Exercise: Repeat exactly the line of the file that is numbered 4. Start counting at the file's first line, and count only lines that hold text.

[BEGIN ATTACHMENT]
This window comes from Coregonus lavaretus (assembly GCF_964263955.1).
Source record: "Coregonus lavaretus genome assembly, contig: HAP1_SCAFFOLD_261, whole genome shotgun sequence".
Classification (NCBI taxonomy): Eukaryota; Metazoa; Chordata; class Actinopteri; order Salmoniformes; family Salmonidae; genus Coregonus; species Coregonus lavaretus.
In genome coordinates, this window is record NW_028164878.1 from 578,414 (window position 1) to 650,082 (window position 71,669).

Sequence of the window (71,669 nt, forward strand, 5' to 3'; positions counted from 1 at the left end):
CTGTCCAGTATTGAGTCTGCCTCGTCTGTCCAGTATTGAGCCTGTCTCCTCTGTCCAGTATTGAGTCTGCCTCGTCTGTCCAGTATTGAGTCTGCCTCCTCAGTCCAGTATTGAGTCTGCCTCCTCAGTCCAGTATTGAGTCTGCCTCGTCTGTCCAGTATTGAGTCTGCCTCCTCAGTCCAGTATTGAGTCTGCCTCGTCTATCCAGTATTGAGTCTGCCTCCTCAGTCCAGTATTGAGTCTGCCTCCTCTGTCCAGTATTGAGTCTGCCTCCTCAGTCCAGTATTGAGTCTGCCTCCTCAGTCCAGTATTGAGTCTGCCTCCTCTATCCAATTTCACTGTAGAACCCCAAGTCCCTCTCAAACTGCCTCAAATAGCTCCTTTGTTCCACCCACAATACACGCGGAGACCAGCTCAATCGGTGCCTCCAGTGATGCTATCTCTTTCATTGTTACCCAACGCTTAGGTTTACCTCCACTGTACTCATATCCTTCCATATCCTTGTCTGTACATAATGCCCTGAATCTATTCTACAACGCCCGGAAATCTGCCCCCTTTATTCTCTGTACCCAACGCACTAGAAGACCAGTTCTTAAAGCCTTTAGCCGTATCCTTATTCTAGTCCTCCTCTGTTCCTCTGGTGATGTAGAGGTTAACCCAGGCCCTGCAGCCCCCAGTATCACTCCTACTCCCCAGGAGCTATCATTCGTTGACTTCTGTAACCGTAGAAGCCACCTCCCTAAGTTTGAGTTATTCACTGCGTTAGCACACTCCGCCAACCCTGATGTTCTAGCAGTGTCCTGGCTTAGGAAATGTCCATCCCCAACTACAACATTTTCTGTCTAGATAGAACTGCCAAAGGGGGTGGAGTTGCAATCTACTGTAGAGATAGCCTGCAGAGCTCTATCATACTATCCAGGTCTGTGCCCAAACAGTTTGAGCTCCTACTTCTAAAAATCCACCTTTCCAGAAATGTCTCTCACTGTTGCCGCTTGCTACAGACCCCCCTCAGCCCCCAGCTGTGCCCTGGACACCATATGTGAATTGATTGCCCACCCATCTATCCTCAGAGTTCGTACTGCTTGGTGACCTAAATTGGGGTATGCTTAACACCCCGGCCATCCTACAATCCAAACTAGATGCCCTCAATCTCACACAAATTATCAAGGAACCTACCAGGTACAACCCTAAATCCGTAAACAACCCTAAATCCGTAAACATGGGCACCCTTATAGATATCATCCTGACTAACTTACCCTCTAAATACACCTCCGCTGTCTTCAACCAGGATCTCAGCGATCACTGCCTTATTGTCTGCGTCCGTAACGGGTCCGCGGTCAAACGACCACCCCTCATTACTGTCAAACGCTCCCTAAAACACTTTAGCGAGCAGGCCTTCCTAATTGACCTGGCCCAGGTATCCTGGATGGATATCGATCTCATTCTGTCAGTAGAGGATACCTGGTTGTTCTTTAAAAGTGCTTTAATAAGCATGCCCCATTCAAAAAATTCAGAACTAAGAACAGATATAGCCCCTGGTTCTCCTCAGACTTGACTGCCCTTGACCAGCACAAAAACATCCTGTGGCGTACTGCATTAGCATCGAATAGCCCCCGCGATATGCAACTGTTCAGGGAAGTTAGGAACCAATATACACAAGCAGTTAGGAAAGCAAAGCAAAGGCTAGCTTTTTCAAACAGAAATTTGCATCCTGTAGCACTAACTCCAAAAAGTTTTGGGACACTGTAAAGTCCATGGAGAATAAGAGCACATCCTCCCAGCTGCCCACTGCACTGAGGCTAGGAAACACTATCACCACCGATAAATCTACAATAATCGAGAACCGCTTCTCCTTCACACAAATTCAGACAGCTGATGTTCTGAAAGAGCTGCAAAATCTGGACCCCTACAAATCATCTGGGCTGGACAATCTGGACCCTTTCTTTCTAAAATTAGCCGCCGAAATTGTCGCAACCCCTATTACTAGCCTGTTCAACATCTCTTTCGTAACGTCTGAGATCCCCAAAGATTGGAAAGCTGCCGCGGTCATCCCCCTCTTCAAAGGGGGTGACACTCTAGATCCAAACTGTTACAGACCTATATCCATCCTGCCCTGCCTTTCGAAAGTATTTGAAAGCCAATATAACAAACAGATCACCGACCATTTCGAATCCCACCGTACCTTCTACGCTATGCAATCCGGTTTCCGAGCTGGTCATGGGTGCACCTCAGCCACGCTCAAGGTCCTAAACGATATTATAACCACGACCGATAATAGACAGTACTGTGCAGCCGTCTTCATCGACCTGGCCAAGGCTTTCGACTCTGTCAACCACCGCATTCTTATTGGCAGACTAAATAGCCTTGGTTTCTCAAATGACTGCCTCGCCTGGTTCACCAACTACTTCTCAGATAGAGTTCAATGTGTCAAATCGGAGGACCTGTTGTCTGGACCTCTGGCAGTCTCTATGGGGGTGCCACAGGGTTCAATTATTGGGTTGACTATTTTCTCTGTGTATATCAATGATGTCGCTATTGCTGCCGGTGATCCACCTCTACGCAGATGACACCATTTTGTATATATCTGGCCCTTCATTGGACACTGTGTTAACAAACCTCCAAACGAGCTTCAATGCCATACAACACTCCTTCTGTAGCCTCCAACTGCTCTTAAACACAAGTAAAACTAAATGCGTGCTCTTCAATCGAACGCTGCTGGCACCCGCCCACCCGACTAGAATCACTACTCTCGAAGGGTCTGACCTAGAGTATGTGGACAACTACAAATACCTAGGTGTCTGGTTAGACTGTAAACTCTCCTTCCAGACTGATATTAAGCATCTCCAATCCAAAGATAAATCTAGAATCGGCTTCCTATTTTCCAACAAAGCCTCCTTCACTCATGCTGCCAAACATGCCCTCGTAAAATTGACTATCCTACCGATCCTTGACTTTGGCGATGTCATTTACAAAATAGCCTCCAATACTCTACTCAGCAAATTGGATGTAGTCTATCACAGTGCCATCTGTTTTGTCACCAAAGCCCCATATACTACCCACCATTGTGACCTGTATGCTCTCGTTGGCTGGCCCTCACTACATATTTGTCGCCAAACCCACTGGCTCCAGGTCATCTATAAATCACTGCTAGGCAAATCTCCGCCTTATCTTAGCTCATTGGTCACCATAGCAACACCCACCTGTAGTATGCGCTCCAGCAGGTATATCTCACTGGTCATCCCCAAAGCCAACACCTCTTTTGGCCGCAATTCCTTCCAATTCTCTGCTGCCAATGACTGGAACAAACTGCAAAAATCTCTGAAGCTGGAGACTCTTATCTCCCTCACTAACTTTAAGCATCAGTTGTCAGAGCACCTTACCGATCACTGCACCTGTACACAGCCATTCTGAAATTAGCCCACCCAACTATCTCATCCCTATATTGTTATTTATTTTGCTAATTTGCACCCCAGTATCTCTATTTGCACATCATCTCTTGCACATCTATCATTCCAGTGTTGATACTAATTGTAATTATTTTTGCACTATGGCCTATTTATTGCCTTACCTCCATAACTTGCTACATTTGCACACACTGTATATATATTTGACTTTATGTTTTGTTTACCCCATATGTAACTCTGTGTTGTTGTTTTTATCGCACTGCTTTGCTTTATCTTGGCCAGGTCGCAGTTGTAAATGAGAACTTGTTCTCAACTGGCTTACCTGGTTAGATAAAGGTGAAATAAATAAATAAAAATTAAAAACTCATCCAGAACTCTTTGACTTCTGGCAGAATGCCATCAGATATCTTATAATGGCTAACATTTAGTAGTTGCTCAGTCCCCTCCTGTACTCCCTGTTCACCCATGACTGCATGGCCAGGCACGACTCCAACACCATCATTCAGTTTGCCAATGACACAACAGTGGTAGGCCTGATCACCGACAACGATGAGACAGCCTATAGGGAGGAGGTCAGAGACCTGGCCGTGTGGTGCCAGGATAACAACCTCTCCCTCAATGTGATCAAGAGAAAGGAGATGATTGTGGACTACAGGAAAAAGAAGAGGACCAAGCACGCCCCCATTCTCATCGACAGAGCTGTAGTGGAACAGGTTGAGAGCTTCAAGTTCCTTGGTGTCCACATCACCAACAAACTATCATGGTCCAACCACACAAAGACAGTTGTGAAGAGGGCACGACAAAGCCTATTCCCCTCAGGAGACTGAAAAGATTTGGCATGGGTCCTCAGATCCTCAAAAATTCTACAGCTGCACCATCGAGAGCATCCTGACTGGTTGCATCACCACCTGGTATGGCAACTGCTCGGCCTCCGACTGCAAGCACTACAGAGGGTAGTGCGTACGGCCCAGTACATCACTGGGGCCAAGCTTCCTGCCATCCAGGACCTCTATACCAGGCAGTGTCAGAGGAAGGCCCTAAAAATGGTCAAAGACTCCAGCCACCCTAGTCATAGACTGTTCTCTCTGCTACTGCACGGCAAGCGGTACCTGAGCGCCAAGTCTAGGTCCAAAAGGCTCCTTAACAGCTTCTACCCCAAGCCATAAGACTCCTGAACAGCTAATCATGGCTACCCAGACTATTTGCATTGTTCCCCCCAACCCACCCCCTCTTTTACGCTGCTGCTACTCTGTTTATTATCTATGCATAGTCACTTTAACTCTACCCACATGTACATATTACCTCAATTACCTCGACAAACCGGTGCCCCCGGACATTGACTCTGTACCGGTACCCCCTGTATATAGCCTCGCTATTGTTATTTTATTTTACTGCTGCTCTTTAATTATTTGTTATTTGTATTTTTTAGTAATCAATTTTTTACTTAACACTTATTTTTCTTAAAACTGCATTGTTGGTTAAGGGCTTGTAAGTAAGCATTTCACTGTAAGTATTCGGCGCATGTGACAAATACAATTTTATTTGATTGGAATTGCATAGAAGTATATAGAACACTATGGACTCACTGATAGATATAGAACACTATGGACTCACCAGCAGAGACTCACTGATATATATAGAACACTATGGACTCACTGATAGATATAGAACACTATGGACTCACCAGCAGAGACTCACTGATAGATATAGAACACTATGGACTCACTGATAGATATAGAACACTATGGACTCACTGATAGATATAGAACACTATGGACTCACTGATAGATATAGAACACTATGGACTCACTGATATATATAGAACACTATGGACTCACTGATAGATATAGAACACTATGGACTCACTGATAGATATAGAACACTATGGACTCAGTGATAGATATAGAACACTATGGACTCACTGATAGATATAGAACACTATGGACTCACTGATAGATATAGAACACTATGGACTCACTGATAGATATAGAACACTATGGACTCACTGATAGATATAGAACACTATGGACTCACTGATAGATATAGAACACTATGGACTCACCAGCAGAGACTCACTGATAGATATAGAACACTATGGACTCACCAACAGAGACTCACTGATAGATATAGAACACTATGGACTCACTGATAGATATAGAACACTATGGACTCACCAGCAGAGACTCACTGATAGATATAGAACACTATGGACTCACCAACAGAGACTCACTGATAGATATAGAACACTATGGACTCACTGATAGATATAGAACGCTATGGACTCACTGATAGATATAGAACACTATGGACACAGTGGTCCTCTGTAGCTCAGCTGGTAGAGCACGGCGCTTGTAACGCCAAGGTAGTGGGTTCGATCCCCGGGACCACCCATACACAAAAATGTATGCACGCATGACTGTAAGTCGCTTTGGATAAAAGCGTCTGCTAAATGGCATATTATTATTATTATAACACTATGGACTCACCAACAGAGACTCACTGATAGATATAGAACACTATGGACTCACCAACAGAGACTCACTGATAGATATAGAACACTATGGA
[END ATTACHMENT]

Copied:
In genome coordinates, this window is record NW_028164878.1 from 578,414 (window position 1) to 650,082 (window position 71,669).